Tuesday, May 27, 2014


Location:   Long Island City (Queens)
Year:   1924

Long Island City lies directly across the East River from York Avenue, one of the most fashionable neighborhoods on the Upper East Side of Manhattan. Reachable by the Queensborough Bridge, aka the 59th Street Bridge, Long Island City has always been a blue collar area packed with small houses and big factories such as Swingline Staplers.  

"Silvercup" was the brand name for bread made by the Gordon Baking Company, who during the initial Long Island City factory building boom of the 1920s, constructed a massive 500,000 square foot production facility with four flour silos on the premises. 

Silvercup  Bread was very popular, and became a household name for decades, particularly in and around New York City. The brand was so famous that businesses named Silvercup Meats and Silvercup Fruit opened in the neighborhood, though they had nothing to do with the bakery. 

Silvercup Bread sponsored radio and television programming in the 1930s, 1940s, 1950s, and 1960s.

In 1974, Silvercup closed its doors rather suddenly. Silvercup had an exclusive three-year contract with the New York City Board of Education and needed to but could not raise its contracted price for bread after President Nixon sold grain to the Soviet Union, causing bread prices in the United States to double. At the same time, the Teamsters Union demanded that a ten percent surcharge be put on bread products. Silvercup could not meet their stated demands. Neither the School Board nor the Teamsters were willing to take what Silvercup could offer in response. With New York  City in its worst recession in recent history, Silvercup sold its trucks and machinery and ceased all operations in early 1975. Six hundred employees were let go.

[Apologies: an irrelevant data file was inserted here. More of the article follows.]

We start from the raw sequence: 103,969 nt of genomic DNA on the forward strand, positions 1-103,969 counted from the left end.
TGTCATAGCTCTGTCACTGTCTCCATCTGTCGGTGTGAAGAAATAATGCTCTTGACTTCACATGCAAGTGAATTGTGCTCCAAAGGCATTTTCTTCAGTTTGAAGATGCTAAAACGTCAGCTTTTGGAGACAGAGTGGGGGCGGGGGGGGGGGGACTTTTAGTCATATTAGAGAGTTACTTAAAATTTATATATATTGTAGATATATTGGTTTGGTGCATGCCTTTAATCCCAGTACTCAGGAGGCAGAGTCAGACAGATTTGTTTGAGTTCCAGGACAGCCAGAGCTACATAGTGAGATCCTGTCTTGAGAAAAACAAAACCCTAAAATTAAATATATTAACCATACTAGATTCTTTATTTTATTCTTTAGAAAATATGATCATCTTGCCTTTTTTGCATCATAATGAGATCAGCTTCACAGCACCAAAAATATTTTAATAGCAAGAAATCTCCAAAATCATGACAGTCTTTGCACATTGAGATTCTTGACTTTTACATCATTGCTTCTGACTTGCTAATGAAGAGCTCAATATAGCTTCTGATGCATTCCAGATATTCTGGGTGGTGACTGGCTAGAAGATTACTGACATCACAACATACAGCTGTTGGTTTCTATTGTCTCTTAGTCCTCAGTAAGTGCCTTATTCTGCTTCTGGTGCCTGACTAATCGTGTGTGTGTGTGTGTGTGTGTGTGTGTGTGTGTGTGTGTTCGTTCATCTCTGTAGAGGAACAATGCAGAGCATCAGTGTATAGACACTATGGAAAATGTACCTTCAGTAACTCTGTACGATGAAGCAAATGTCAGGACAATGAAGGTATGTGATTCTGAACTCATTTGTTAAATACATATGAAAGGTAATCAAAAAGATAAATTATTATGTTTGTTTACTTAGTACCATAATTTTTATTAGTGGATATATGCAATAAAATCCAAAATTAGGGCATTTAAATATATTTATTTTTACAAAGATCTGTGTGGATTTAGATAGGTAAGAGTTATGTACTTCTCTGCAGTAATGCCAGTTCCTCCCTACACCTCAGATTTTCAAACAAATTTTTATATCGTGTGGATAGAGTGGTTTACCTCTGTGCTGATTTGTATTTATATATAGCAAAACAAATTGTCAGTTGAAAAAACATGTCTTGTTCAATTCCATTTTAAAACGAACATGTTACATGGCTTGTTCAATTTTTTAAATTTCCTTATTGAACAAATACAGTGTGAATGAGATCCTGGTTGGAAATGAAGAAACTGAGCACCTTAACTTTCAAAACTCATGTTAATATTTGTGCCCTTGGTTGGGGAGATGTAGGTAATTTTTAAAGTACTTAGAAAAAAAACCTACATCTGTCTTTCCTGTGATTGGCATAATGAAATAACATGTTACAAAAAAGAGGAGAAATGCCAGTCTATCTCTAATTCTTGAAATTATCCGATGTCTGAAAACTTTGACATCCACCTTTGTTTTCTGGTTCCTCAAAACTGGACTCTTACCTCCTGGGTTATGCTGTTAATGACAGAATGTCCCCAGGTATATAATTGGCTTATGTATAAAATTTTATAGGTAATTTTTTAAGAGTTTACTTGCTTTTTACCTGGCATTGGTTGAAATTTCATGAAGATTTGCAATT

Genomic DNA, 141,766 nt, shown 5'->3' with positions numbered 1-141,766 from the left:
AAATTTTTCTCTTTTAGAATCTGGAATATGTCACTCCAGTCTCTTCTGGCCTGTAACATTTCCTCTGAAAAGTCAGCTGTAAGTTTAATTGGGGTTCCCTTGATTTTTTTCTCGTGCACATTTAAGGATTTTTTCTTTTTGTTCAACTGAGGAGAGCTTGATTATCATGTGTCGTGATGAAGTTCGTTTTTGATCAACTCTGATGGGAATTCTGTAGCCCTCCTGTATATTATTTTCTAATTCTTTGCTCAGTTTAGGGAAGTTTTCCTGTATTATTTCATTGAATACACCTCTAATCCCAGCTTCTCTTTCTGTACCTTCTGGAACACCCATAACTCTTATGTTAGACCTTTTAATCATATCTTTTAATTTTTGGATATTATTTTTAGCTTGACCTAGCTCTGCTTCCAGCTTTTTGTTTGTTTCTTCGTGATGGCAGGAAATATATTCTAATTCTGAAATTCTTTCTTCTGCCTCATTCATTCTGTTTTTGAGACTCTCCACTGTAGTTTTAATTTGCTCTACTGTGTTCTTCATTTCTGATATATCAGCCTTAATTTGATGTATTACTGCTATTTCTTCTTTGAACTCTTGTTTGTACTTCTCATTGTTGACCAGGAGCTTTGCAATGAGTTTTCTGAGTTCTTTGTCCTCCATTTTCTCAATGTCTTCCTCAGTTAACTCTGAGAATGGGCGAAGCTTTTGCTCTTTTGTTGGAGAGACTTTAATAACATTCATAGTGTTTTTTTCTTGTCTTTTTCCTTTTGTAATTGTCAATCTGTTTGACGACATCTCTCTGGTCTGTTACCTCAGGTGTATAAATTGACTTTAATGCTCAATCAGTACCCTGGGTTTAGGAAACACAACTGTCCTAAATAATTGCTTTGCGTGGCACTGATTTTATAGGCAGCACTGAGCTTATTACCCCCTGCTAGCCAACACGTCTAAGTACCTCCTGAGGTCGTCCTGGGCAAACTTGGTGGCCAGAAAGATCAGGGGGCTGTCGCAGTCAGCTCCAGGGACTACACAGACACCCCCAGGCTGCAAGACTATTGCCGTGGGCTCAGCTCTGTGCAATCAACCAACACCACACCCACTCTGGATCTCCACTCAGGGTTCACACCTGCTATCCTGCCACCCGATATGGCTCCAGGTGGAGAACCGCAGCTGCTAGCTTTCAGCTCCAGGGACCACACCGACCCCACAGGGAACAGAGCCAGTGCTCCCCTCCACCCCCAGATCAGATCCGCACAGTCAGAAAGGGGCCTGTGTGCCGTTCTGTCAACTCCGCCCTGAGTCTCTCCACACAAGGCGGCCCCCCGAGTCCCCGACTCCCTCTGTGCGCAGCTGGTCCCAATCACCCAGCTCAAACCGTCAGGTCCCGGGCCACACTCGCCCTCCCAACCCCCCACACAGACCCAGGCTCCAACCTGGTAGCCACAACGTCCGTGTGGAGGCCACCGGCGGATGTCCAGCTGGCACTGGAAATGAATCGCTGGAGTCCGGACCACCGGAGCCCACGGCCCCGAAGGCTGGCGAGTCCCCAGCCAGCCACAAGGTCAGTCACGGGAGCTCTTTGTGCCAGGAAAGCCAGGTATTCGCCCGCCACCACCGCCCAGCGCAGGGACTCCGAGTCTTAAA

The massive white Silvercup factory with its landmark sign still loomed over Long Island City.  It was purchased for a paltry $2,000,000 in 1980, and the new owners converted the massive factory floor into movie sound stages.

Beginning in 1983 with one 3,000-square-foot sound stage, Silvercup Studios has grown to 18 sound stages, totaling 400,000 square feet. Most New York-based television production (including The Sopranos and the Law & Order franchise) occurs at Silvercup Studios.  The massive white building with its landmark sign still looms over Long Island City.

The renaissance of Silvercup helped spark a renewal of the ailing Long Island City, once New York City's manufacturing hub. Hundreds of new businesses and thousands of jobs now call the neighborhood home, and many of the ratty old factory lofts have been converted into upscale housing, making a Long Island City address one of the most desirable addresses in Queens.

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